DFI Lanparty LT X38-T2R Motherboard
DFI have always been quite partial to the Phoenix Award BIOS and have used it on almost all of their previous motherboards regardless of chipset or socket type. Undoubtedly the blue and white screen will also be a familiar friend to many overclockers too, but let's take a closer look at exactly what options DFI have furnished their latest Lanparty board with.
Skipping past the boring Hard Disk/IRQ sections of the BIOS straight into the good stuff, we can see that DFI have placed everything overclocking related under the "Genie BIOS" header. While most of the overclocking options such as FSB speed, Memory dividers, CPU ratio and PCI-E slot speed are all grouped under this main heading, many more of the advanced options such as Memory timings, voltage settings and advanced CPU features are neatly tucked away under their own sub-sections.
An interesting feature not seen on many other motherboards is "Boot up clock". This essentially allows you to set the FSB speed that your PC initially boots at to lower than what is specified in the "CPU clock" settings. This can be useful if the board fails to power on at high FSB settings, but functions fine once it has passed the BIOS stage.
DFI also need to be commended for the sheer number of options available in the memory timings section. While this section certainly seems daunting with no information being given on the affect each option will have, the Auto settings specified by DFI very rarely needed changing during our tests.
Voltage options is yet another area where the X38-T2R excels in. Along with the usual NB, SB, and VDIMM options, the board also sports two settings for controlling the Vcore voltage. While the first Vcore option will only take the voltage up to a reasonably save 1.6v, the accompanying option "CPU VID Special Add" further increases the Vcore by a selectable percentage allowing the board to provide the CPU with up to 1.9v.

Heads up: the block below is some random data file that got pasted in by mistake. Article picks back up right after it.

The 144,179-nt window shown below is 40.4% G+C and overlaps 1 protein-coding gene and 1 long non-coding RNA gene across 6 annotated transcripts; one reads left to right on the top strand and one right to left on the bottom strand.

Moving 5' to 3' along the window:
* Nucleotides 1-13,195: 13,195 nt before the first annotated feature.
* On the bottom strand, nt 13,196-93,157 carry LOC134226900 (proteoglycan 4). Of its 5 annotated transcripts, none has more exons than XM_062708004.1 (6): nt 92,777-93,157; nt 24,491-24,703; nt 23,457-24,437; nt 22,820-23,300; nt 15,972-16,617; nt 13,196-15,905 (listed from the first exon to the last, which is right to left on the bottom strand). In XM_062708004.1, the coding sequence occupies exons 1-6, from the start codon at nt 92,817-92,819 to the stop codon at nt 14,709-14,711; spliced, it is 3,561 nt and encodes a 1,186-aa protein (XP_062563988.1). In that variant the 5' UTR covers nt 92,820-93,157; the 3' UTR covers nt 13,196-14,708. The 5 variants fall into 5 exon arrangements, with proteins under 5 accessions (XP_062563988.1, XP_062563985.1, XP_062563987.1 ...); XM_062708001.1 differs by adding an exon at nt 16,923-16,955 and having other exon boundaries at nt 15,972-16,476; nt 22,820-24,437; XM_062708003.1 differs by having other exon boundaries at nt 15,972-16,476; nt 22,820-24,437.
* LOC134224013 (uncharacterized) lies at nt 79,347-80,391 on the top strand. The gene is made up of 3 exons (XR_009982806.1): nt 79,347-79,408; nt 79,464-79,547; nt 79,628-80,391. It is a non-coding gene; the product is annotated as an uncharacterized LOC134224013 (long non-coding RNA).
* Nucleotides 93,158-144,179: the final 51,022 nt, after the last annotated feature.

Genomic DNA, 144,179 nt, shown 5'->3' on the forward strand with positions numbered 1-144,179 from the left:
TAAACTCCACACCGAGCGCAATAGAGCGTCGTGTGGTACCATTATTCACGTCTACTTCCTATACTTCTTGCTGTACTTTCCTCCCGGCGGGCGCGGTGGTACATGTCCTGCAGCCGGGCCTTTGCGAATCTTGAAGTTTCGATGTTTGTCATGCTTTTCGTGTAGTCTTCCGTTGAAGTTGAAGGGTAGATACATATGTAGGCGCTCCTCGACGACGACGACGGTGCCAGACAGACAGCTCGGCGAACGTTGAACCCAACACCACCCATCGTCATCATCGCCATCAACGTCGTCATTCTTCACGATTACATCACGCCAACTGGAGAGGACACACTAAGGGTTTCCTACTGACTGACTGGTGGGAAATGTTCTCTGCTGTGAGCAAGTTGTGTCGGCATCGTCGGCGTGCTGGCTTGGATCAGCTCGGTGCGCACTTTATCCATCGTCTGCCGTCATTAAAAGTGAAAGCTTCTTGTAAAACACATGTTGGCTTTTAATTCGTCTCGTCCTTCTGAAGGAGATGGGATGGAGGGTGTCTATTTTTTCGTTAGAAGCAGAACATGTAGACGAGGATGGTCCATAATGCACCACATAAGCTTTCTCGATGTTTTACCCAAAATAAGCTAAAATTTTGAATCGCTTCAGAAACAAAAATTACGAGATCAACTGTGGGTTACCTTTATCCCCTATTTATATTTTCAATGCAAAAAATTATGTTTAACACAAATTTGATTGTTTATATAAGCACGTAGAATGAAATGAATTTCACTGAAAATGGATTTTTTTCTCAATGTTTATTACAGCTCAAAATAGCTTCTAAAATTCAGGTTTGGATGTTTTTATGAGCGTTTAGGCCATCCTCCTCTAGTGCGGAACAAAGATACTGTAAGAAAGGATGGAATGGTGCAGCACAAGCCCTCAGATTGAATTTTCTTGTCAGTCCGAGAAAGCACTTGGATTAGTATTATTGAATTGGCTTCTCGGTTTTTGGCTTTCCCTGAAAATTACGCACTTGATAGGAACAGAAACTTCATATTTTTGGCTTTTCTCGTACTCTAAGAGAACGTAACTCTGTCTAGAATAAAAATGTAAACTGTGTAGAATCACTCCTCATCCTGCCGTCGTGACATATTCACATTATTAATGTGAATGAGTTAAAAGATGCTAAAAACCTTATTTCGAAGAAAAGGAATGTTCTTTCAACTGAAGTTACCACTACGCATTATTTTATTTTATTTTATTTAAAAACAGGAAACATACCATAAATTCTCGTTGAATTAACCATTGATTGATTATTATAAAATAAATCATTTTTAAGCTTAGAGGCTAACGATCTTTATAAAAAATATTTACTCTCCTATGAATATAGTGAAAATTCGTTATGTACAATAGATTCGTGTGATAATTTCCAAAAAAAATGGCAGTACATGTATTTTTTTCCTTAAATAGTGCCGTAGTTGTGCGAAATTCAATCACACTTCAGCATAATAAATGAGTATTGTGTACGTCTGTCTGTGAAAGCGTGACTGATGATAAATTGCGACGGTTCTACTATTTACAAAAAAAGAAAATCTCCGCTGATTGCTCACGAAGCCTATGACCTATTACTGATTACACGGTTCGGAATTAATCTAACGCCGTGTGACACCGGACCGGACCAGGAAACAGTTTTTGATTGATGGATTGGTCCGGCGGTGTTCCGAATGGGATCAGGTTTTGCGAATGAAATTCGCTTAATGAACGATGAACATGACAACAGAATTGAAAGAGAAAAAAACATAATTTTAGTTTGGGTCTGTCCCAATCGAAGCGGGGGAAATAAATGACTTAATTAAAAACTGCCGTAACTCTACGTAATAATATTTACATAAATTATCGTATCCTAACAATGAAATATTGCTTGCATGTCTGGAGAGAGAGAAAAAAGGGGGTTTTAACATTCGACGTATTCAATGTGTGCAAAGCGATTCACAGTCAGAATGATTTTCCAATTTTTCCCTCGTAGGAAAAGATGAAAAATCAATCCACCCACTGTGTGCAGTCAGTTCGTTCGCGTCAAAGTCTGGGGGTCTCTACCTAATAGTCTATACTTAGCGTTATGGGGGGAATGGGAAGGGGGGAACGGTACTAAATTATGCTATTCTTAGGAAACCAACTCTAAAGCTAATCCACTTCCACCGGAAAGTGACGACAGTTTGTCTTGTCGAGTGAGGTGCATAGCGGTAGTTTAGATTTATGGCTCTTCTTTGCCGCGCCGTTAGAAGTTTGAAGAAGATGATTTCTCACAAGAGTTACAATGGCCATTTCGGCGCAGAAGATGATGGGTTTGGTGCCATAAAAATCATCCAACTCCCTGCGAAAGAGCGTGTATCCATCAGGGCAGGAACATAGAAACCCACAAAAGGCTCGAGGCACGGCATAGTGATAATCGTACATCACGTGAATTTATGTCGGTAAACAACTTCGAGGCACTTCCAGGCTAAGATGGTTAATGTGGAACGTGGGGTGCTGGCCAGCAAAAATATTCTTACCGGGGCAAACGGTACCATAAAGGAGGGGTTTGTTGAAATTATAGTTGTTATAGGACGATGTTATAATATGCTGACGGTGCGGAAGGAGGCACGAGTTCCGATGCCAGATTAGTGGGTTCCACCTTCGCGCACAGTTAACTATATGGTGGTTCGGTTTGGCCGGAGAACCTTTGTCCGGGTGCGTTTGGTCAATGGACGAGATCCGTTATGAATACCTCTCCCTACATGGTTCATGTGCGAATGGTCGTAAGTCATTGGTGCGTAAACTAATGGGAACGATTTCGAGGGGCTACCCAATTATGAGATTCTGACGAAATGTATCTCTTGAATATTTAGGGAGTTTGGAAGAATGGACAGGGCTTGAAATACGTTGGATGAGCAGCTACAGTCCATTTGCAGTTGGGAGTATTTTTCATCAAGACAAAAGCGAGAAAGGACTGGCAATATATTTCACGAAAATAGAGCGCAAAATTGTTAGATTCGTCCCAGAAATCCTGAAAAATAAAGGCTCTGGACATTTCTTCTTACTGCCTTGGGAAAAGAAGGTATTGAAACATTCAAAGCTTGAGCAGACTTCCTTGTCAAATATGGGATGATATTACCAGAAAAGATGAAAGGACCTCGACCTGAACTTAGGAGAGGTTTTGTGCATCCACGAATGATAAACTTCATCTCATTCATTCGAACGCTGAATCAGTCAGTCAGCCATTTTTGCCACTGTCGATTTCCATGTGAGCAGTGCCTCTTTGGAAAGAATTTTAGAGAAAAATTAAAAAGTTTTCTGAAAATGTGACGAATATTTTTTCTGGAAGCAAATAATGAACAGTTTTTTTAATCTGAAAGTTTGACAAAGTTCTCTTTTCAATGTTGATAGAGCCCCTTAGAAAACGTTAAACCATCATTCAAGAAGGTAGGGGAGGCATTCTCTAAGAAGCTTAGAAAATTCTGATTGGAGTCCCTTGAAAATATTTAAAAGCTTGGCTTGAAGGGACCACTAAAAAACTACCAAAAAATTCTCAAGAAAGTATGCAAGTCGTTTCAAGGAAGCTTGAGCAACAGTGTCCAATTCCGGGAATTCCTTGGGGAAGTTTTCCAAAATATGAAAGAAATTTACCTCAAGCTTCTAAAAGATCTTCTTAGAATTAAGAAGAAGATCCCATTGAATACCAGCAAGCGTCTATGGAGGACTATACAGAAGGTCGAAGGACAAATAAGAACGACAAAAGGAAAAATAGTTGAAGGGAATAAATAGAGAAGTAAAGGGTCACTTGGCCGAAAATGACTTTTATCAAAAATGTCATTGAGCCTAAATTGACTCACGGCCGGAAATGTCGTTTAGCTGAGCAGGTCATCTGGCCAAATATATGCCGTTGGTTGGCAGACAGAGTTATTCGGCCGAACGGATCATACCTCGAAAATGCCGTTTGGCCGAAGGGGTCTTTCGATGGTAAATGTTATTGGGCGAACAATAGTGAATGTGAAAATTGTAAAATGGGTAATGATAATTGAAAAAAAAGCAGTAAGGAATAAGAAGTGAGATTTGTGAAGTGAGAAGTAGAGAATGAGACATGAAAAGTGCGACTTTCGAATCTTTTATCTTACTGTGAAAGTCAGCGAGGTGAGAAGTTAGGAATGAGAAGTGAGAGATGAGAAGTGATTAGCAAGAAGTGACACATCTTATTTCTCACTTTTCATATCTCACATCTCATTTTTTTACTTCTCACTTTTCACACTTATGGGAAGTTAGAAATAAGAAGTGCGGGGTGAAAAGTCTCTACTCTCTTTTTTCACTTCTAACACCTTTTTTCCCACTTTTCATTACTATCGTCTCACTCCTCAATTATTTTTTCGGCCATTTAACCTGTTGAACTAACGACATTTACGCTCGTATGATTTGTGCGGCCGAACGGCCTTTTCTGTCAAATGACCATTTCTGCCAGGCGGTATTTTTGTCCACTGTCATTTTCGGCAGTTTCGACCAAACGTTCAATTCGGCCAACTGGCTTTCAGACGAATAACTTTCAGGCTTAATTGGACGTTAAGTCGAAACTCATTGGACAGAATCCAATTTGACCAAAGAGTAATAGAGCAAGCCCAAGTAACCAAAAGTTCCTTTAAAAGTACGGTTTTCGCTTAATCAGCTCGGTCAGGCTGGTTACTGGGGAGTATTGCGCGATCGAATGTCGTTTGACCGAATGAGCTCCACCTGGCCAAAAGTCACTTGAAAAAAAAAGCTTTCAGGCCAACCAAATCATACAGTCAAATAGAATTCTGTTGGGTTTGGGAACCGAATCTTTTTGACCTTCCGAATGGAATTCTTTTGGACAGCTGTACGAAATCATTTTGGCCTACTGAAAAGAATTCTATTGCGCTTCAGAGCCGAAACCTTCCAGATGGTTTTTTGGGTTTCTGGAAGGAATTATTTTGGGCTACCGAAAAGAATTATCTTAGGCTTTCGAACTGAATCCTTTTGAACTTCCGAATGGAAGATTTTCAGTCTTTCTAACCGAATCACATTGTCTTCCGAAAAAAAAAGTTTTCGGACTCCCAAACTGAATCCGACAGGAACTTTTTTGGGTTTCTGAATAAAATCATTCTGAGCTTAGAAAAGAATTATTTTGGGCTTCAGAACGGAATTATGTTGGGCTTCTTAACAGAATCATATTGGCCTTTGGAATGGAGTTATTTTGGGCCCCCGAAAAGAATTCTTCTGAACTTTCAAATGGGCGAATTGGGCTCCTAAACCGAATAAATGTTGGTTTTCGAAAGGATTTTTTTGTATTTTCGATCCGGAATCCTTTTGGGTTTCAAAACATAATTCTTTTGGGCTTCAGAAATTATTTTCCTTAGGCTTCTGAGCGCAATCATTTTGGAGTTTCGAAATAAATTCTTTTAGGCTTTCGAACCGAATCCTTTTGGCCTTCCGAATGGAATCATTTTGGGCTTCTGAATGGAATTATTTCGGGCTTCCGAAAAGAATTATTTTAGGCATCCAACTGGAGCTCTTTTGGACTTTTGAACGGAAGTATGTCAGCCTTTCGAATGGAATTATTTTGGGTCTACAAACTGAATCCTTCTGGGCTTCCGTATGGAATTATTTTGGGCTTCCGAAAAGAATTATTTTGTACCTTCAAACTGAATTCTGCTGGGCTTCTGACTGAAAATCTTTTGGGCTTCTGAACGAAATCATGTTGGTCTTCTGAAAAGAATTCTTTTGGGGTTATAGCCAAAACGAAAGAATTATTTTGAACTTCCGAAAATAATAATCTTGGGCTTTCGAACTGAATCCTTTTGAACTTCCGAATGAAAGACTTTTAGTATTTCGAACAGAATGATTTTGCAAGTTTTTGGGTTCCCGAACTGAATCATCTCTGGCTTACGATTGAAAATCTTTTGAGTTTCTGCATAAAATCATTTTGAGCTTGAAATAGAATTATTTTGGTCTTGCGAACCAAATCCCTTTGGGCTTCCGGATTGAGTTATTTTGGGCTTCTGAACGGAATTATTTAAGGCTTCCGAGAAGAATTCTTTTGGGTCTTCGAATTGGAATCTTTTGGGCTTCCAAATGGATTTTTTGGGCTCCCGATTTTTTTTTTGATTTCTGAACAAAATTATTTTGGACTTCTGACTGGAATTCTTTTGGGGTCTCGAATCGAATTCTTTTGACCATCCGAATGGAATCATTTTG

The available ranges for the rest of the voltages is also extremely good, but due to the tiny increments between each of the settings I often found myself holding my finger on the down arrow for several seconds before any reasonable voltages appeared in the list. Maybe it's time someone made a motherboard that allows the user to key in the voltage they want!
In comparison with some of the motherboards we've tested recently, the PC Health section of the X38-T2R is quite sparse. Granted it has a full list of voltage and temperature readouts available to the user, but the ability to control fan speeds is quite limited and the fact that DFI have only provided a shutdown temperature option for the CPU (and not NB / SB) raises concerns over whether these temperatures are even being monitored.
DFI were the pioneers of CMOS profiles and I'm sure that most of the overclocking community will agree that at some point this amazing feature has saved them a lot of time and effort restoring their previous BIOS settings after a CMOS clear. As we can see from above, the "CMOS Reloaded" function on the X38-T2R allows users to save their current BIOS settings into one of 3 available "Banks", giving each bank a description of their choice.
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